GitHub Codespaces is a browser based form of editing repositories in a browser instance of VS Code. The additional benefit of this is that Codespaces make use of an existing Dockerfile to setup the codespace for development. This allows for quick setup of temporary environments in which you can edit and preview code before configuring your own local/remote setup.
In order to make use of codespaces, you must first sign up for the GitHub Student Developer Pack. This gives students access to a myriad of paid tools for free, including codespaces. To sign-up, you must provide your UCSB email address and answer some basic questions. Once you have confirmed your enrollment, continue to the next step.
To run codespaces, all you need to do is access any repository on GitHub and follow these steps:
We can transfer our browser session to our local VS Code installation and edit a repository from a codespace contained in our local development environment. This is done by clicking on the hamburger menu on the browser and clicking "Open in VS Code Desktop":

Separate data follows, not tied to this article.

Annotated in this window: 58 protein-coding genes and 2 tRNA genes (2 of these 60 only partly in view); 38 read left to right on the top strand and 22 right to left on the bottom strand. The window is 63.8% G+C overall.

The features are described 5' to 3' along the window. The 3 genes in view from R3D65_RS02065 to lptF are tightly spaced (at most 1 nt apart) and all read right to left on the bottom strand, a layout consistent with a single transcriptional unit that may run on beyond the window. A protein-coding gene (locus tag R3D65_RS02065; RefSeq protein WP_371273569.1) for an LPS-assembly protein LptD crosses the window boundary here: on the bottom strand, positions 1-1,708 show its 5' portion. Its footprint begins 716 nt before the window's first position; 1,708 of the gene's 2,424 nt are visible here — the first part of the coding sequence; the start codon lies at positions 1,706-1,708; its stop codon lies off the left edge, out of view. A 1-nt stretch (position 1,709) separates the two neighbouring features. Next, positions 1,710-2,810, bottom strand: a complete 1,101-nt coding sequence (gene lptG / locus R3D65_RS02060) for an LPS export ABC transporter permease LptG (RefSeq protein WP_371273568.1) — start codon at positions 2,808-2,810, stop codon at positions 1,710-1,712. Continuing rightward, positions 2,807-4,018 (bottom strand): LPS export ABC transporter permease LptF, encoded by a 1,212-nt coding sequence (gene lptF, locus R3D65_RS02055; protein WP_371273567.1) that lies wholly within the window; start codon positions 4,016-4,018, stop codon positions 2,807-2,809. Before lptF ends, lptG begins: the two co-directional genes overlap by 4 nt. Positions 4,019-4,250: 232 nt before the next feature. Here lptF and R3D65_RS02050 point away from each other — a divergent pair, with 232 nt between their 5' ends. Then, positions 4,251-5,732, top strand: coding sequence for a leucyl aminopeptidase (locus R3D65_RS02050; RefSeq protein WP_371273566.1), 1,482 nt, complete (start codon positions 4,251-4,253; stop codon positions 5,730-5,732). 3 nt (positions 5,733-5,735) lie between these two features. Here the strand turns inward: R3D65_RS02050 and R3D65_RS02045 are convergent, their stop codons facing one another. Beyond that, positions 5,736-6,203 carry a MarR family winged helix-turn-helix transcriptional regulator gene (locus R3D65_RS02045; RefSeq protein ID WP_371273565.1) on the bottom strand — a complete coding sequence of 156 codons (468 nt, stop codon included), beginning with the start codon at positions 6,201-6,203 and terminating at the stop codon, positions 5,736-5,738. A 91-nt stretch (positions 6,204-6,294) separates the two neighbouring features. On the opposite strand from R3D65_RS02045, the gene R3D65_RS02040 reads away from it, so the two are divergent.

This may launch a dialogue box in the browser. Confirm and allow access on VS Code and any firewall application that pops up. This will then launch your remote codespace from within your local VS Code installation which can be seen on the bottom left corner:
We can also open codespaces from inside VS Code. This will only work if you have previously created a codespace. Simply hit
P to open the command palette and search for "Connect to Codespace":
This will open a selection of available codespaces. Select one to run it in VS Code:
If a repository contains a development container directory with a Dockerfile, codespaces will automatically build the container for you to use. This is an automated process and requires no additional setting up.
Take note that this will only be available for basic programming. Do not expect to run hefty experiments within a codespace instance. This should be used for quick file editing, debugging, and testing. For more permanent solutions, use either a local or remote development container setup.